I was backing out of the garage, about to head out on a photo shoot. Nathan, my 17-year-old son, pulled out just ahead of me, headed to work on a school project.
But he stopped by the barn to check his heifer one last time. She was due to calve any minute, and we’d been watching her do nothing for a week at that point. But sure enough — now was the time.
Say it with me: OF COURSE. We both had places to be. Plus, after two days at the National Farm Machinery Show, the farmer was due back in nine hours. She was running out of time to maximize her mischief.
Nathan changed clothes. I grabbed the OB sleeves. He haltered and tied. I handed him the calving straps. He got one strap around its ankle. I hooked the handle on and kept it taut. He worked and worked and worked and finally got the second strap on the second ankle. Second one’s always harder. And then we pulled. The heifer went down, laying down at the perfect angle. We pulled some more. Out he came.
A nice little black calf, he was breathing and sneezing right away. I swiped afterbirth out of his mouth and tickled his nose with a piece of hay. Nathan untied the cow and drug the calf around by her.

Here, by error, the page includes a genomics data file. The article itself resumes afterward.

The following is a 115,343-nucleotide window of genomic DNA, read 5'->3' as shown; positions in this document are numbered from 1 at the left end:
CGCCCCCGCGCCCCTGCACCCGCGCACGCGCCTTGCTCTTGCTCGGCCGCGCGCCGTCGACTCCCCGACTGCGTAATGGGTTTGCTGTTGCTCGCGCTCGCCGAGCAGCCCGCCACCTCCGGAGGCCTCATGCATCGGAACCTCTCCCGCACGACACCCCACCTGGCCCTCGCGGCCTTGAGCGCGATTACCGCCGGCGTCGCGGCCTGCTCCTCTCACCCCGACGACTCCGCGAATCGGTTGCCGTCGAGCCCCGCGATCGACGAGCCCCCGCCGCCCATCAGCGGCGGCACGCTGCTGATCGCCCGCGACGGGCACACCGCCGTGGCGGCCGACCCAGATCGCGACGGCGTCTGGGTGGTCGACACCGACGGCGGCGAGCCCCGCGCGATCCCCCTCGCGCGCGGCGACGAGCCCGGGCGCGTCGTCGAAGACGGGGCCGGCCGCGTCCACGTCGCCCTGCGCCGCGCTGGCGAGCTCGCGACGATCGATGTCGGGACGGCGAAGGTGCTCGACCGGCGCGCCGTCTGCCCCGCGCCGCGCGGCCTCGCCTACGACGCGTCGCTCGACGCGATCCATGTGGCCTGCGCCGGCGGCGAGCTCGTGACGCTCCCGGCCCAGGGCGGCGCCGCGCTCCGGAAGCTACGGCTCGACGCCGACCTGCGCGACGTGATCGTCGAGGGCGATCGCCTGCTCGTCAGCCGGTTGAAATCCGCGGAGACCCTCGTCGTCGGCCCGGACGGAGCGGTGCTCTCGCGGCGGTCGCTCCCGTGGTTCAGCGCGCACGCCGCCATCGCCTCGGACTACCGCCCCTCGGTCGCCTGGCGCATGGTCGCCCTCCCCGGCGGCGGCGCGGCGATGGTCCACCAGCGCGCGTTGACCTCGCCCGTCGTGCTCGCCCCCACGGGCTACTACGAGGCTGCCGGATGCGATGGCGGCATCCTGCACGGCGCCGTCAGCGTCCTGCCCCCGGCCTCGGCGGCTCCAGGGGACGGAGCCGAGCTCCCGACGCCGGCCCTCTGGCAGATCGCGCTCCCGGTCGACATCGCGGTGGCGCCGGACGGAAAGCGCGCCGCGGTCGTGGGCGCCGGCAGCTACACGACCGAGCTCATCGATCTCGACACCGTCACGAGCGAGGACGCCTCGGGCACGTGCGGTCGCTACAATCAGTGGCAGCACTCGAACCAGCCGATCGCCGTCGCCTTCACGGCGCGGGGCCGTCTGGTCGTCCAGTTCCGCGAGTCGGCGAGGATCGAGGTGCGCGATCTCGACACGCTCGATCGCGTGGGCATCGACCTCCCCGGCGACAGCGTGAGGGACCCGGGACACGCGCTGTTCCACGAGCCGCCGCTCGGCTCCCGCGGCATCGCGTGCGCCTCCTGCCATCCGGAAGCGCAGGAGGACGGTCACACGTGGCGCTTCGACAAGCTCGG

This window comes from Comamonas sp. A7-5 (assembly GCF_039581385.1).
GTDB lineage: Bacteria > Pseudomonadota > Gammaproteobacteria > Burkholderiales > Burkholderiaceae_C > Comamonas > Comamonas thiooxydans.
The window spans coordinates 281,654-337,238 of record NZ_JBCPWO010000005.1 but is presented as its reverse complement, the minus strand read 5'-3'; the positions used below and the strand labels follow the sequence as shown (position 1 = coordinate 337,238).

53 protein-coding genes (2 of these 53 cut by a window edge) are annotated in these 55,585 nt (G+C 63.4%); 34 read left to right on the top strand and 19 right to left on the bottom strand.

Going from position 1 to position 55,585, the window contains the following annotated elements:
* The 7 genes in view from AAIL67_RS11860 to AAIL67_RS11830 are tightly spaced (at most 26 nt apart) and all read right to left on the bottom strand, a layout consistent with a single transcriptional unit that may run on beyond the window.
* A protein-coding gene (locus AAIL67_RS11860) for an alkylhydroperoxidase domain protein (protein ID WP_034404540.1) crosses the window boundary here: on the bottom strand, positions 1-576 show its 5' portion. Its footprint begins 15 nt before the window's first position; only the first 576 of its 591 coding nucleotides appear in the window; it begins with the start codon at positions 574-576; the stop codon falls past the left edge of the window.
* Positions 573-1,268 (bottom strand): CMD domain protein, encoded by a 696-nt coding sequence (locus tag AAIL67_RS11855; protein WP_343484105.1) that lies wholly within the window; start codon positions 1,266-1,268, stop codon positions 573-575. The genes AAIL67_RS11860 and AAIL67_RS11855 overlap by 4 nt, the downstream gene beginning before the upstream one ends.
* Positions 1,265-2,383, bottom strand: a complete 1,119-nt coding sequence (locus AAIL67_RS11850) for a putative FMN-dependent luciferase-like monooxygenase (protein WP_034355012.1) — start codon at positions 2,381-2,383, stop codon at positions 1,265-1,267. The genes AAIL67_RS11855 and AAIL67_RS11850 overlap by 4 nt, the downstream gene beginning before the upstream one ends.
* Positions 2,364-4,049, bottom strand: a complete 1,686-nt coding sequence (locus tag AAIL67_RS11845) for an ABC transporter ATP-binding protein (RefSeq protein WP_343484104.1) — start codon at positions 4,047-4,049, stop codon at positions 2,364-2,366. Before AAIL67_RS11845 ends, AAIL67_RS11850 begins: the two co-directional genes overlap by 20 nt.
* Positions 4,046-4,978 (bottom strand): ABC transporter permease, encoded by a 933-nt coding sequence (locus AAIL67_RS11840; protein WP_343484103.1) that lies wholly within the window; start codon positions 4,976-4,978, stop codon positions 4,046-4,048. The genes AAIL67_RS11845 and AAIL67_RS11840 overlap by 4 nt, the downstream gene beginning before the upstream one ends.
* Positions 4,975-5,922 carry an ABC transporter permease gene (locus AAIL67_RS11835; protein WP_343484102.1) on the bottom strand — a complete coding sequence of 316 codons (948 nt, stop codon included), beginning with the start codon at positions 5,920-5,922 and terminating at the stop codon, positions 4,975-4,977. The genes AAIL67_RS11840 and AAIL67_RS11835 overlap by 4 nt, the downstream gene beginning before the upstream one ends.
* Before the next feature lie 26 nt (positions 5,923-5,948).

And then the magic happened. She got a whiff of him. She started licking and mooing and sniffing and licking. In that split second, a semi-lazy show heifer became a momma cow. And not to overstate it, but I’m not sure there’s any more magical moment in all of animal agriculture than when a first-calf heifer catches the scent of her baby and decides she’s going to mother it.
We looked at each other and said, “I think she’s good! Let’s go!”
And then we were both off again.
The cow was up, she had water and a warm barn and a new baby. Could she have done it on her own? Very possibly. We didn’t have time to wait around and find out. But I learned something even better that day: Nathan could’ve done it on his own, too. And that was just as valuable.
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